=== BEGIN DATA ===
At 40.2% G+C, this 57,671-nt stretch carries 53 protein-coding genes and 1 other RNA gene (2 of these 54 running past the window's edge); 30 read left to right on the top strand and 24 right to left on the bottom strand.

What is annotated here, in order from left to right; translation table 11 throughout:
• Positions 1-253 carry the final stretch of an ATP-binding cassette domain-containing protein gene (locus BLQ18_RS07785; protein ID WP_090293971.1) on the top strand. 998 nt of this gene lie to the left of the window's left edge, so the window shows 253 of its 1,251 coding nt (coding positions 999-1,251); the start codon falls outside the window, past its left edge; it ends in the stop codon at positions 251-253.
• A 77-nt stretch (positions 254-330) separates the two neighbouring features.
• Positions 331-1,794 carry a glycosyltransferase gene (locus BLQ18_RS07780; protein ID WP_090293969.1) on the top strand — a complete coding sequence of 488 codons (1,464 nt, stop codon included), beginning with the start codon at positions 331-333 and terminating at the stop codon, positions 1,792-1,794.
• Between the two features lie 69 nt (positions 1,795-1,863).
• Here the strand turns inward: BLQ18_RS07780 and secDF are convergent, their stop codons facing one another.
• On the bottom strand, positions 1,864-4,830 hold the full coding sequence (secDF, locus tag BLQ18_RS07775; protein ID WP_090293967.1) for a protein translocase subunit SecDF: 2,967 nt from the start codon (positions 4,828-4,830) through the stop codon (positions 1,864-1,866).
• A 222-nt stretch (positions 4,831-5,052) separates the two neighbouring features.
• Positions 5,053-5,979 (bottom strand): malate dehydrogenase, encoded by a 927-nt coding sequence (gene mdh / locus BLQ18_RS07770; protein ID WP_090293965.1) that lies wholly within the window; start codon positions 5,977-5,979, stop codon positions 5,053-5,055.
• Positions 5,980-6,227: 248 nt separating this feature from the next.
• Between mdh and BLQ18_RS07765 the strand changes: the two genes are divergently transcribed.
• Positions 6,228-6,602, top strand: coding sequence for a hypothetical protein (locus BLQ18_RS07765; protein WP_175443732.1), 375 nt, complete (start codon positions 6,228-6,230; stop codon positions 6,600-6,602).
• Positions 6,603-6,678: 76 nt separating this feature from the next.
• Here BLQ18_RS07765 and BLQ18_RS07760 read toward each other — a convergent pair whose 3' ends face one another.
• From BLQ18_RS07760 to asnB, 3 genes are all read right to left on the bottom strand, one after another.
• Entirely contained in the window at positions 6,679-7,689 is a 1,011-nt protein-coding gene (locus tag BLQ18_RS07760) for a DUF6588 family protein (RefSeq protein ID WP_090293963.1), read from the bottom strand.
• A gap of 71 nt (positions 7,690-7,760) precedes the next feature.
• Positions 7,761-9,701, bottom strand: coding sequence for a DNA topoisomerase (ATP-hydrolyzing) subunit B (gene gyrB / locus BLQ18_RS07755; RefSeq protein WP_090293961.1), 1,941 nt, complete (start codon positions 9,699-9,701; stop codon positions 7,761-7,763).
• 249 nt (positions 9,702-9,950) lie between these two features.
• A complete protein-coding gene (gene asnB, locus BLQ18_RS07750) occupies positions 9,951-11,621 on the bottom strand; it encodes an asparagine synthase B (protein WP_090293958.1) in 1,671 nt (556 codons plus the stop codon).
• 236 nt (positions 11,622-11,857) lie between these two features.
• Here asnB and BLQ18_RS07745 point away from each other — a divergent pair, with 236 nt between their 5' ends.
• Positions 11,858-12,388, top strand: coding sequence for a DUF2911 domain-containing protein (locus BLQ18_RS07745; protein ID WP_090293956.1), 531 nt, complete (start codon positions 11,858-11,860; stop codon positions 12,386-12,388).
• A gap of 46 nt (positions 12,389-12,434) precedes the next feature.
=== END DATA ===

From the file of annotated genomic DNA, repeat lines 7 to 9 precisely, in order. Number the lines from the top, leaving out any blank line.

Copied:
• Here the strand turns inward: BLQ18_RS07780 and secDF are convergent, their stop codons facing one another.
• On the bottom strand, positions 1,864-4,830 hold the full coding sequence (secDF, locus tag BLQ18_RS07775; protein ID WP_090293967.1) for a protein translocase subunit SecDF: 2,967 nt from the start codon (positions 4,828-4,830) through the stop codon (positions 1,864-1,866).
• A 222-nt stretch (positions 4,831-5,052) separates the two neighbouring features.